What about Jesus Christ’s life as an adult? Can what He did be an example to us to follow? What do we know about His life? If we summarize the gospel record, several aspects are very prominent in Christ’s work.
In the first place, the Lord was a teacher. Jesus Christ gathered a number of disciples around Him, and taught them. He also gave instruction to the people that came to Him from the different cities in Israel. This is a very important aspect of His work. He taught the nation of Israel for about three years. Here, however, He cannot be an example to us today. We cannot speak with the same authority Jesus had, already during His life on earth. His authority struck the first hearers. The people in Capernaum were astonished at His teaching, for He taught them as one who had authority, and not as the scribes (Mark 1:22). Jesus was the Son of God, who had insight in God’s plans and knew God’s will. He proved that He could speak with more authority than anyone else at His time by His miracles. The people remarked: “What is this? A new teaching! With authority He commands even the unclean spirits, and they obey him” (Mark 1:27). No one today can claim for his words the same authority Jesus had and still has.
Something else that characterized Jesus’ life were His many miracles. He healed the sick; He multiplied the bread; He stilled the storm; He even brought three people back from death. All these things are clearly beyond anyone of us; we do not have the power to perform such wonders. The gospels speak of many works Jesus did, but hardly any can be repeated by us. Here, as well, we cannot do what He did.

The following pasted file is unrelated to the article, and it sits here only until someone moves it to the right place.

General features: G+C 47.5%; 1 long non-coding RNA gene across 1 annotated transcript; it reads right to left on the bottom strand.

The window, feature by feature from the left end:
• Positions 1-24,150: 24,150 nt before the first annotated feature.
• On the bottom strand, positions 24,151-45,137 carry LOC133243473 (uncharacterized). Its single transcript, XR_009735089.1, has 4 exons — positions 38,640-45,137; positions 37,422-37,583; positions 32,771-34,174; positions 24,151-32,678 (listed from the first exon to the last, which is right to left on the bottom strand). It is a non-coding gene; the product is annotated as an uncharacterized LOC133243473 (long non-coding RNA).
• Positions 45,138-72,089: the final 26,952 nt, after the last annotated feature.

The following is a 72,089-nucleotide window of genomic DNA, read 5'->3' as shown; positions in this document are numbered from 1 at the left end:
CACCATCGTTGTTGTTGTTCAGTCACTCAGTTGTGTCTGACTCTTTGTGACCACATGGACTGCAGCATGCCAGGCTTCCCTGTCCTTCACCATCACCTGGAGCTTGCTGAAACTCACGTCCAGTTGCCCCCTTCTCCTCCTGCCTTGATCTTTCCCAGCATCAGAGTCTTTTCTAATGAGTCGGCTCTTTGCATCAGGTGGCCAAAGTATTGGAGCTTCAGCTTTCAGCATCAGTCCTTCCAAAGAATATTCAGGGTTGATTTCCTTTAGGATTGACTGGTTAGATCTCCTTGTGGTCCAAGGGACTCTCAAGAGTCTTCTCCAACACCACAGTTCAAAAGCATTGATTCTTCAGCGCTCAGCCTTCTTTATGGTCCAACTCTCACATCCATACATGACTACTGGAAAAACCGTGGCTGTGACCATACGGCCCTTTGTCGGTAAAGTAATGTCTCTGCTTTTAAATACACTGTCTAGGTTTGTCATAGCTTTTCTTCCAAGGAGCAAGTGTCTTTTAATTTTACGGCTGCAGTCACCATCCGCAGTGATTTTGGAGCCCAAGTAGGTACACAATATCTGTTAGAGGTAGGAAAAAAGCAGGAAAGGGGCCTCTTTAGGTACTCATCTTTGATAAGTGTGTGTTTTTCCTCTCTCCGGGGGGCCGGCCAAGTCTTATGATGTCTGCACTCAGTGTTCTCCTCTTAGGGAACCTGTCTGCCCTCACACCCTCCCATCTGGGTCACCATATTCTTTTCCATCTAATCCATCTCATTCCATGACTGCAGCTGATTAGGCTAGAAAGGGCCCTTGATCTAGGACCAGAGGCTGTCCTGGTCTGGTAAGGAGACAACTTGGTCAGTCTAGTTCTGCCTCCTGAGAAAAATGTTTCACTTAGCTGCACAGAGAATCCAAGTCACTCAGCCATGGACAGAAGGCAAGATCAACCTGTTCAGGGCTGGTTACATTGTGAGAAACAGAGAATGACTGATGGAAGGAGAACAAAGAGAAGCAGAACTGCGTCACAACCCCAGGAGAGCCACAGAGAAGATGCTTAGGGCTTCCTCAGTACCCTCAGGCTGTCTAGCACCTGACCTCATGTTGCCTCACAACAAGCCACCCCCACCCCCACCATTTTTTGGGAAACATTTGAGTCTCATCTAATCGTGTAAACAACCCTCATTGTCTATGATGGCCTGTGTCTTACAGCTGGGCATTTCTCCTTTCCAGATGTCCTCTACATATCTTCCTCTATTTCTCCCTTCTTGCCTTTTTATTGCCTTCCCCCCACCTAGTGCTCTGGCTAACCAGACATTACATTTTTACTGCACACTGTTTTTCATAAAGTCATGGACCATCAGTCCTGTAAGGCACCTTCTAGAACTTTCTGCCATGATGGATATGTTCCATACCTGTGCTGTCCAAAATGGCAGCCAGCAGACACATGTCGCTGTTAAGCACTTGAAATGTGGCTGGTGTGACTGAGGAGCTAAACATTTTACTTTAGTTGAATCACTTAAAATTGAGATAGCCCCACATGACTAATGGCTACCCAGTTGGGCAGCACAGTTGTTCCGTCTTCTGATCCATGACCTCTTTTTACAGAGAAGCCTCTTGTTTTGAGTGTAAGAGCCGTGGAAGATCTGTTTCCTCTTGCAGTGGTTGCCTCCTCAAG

Maybe someone would object that Christ’s miracles proved His divine power, and that we obviously do not have that. He is, however, at the same time a man. Can we not do what He did as man? Yes, maybe we can do several things He did: we can walk around, eat and sleep. But Scripture does not emphasize these events. What Scripture emphasizes about His human work is His suffering and death. He was scourged, nailed on the cross, forsaken from God; He died, was buried, and rose again. What Jesus did as human sufferer, can hardly be something for us to do.
Overall, what we know of Jesus’ life on earth does not lend itself to be repeated by us. He is exceptional, and that shows in all the stories the Bible tells about Him. It does not help very much to think about what Jesus would do in a certain situation. He might very well have done something we would never be able, or even be allowed, to do.
Is it wrong to have wristbands reminding us of Jesus Christ? I do not think so. Let us, by all means, think about Jesus Christ more and more. He has been so concerned about us that He came down from heaven. It was for us that He taught and suffered and died. But that was not the end of the road for Him. He conquered death, left the grave and returned to this world. Then He went up to heaven and became King of heaven and earth. He still is the King; all things are subjected to Him.
That is something not only young people, but all of us, should recognize. We need to think more about Jesus Christ when we are asking ourselves what to do as Christians. Jesus is King in heaven. He is our King. We should obey Him in our daily work and not give in to temptations to go against Him. This obedience should be visible in our lives.
Perhaps we need an improved expression in seven letters. W.W.J.W.M.T.D. What Would Jesus Want Me To Do!